Researchers in California report a key advance in efforts to use inkjet printing technology in the manufacture of a new generation of low cost, high-performance electronic circuits for flexible video displays and other products. Their study* describes development of a new method for producing straighter, uniform circuits using inkjet-printing.
In the report, Dan Soltman and Vivek Subramanian note that inkjet-printed circuits must be extremely smooth and straight. That difficult feat has been elusive because the drop-by-drop nature of inkjet-printing often leaves uneven printed features on surfaces, especially a circular pattern known as the "coffee ring" effect, they note.
The scientists describe a new way to optimize printing conditions to eliminate the coffee-ring effect and produce smooth, narrow lines with an even edge. The development demonstrates the feasibility of tuning and optimizing inkjet technology for microelectronic applications, they say.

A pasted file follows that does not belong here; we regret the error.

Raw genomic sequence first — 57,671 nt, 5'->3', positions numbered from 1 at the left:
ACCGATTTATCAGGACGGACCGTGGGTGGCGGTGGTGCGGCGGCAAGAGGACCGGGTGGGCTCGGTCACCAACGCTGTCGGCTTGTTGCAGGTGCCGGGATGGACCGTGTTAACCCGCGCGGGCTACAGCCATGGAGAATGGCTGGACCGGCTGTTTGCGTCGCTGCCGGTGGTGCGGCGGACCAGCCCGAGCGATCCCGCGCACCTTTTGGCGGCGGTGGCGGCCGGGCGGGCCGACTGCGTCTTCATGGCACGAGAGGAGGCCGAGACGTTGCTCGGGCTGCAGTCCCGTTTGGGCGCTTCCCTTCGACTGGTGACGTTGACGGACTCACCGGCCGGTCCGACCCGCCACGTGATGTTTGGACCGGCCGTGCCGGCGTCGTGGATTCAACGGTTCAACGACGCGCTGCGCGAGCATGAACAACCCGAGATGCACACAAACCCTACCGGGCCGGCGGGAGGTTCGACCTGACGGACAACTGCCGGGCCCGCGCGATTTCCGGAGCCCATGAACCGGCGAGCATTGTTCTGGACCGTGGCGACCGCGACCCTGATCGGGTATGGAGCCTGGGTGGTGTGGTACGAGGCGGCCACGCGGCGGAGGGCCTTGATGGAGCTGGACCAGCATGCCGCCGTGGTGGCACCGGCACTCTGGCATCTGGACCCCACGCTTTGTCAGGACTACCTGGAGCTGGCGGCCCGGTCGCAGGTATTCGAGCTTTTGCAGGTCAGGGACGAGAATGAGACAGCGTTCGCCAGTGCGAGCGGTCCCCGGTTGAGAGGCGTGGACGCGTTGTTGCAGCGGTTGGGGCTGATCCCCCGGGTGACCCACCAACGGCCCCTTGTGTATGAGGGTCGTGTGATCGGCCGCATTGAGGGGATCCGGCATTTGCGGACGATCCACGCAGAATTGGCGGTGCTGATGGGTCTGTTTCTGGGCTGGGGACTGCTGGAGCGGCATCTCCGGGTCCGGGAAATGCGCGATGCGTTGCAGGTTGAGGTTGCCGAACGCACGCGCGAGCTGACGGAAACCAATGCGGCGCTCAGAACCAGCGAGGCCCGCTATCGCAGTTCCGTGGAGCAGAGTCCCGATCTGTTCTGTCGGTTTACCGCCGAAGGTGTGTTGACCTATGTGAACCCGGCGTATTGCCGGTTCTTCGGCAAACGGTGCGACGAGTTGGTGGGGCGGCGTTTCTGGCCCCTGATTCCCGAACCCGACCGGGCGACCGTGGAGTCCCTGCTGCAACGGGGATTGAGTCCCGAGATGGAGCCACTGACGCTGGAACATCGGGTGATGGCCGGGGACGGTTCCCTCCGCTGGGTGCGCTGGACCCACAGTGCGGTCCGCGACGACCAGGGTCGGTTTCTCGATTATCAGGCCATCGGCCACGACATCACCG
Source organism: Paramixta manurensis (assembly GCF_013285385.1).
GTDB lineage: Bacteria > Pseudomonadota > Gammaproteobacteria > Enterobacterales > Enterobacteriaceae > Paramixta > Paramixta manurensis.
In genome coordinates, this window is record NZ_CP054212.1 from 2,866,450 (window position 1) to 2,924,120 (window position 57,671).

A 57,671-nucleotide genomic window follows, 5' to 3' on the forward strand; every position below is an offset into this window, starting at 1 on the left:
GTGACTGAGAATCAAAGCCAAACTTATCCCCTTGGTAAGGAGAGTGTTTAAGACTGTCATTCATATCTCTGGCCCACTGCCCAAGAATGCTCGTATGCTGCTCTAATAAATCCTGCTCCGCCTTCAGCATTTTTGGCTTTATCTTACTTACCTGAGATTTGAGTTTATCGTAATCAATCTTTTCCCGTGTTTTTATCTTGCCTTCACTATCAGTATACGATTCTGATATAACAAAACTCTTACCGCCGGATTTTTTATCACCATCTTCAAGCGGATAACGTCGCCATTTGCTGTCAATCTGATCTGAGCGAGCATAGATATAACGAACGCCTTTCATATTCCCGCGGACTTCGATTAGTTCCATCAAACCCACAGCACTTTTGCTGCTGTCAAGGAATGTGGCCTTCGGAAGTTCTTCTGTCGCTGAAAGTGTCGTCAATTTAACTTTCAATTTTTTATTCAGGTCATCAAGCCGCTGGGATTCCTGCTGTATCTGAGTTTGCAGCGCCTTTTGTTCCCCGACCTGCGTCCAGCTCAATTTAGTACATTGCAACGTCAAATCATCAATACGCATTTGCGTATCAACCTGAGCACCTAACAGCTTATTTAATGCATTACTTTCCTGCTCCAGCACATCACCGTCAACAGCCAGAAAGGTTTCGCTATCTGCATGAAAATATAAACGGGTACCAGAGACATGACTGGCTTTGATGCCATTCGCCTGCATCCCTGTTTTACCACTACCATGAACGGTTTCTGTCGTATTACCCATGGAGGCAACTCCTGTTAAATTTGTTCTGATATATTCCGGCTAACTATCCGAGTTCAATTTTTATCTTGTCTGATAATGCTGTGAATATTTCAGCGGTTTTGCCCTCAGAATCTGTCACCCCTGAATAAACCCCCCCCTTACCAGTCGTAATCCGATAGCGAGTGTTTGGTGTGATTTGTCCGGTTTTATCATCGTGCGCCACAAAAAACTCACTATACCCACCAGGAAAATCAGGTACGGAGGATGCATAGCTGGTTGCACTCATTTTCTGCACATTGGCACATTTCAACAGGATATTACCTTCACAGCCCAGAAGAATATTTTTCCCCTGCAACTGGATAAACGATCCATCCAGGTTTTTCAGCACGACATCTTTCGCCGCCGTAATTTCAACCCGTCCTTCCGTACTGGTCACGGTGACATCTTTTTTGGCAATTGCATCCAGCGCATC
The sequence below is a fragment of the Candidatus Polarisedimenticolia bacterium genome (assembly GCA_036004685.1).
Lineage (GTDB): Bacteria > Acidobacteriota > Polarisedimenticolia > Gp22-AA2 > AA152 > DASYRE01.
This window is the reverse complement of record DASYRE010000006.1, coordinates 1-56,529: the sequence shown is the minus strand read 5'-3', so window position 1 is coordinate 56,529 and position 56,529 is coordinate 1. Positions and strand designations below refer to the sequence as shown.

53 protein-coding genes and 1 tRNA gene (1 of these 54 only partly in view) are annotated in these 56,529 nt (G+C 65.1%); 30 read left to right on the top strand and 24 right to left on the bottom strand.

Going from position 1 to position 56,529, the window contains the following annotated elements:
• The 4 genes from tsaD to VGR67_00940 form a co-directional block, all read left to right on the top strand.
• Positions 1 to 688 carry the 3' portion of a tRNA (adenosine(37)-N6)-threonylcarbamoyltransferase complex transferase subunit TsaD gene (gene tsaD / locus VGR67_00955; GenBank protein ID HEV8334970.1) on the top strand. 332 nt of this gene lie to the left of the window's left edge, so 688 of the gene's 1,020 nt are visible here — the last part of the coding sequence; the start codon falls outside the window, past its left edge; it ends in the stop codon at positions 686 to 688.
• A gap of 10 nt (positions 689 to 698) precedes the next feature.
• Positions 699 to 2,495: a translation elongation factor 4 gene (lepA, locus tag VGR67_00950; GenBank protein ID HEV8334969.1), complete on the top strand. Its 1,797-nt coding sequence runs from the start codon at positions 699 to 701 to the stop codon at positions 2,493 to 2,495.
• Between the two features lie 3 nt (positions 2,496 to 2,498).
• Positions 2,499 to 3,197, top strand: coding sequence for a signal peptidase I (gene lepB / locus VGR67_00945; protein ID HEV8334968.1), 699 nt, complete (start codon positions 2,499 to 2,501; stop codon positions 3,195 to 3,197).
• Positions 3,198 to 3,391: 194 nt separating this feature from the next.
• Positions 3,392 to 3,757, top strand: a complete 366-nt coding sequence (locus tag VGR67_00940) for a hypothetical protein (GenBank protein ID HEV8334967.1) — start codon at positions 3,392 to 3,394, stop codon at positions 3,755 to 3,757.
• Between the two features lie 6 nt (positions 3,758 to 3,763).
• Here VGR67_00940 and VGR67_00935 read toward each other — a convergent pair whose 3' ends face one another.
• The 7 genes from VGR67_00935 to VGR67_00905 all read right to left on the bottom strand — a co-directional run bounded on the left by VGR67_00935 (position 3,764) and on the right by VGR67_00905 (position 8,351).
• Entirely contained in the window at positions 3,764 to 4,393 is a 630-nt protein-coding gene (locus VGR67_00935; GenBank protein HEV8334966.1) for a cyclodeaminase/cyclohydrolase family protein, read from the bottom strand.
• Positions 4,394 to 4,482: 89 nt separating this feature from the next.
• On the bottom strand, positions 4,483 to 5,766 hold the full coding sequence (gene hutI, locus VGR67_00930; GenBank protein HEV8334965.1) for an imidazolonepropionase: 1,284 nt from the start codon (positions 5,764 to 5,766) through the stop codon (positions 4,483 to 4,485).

*The article "Inkjet-Printed Line Morphologies and Temperature Control of the Coffee Ring Effect" is scheduled for the March 4 issue of ACS' Langmuir.
Materials provided by American Chemical Society. Note: Content may be edited for style and length.
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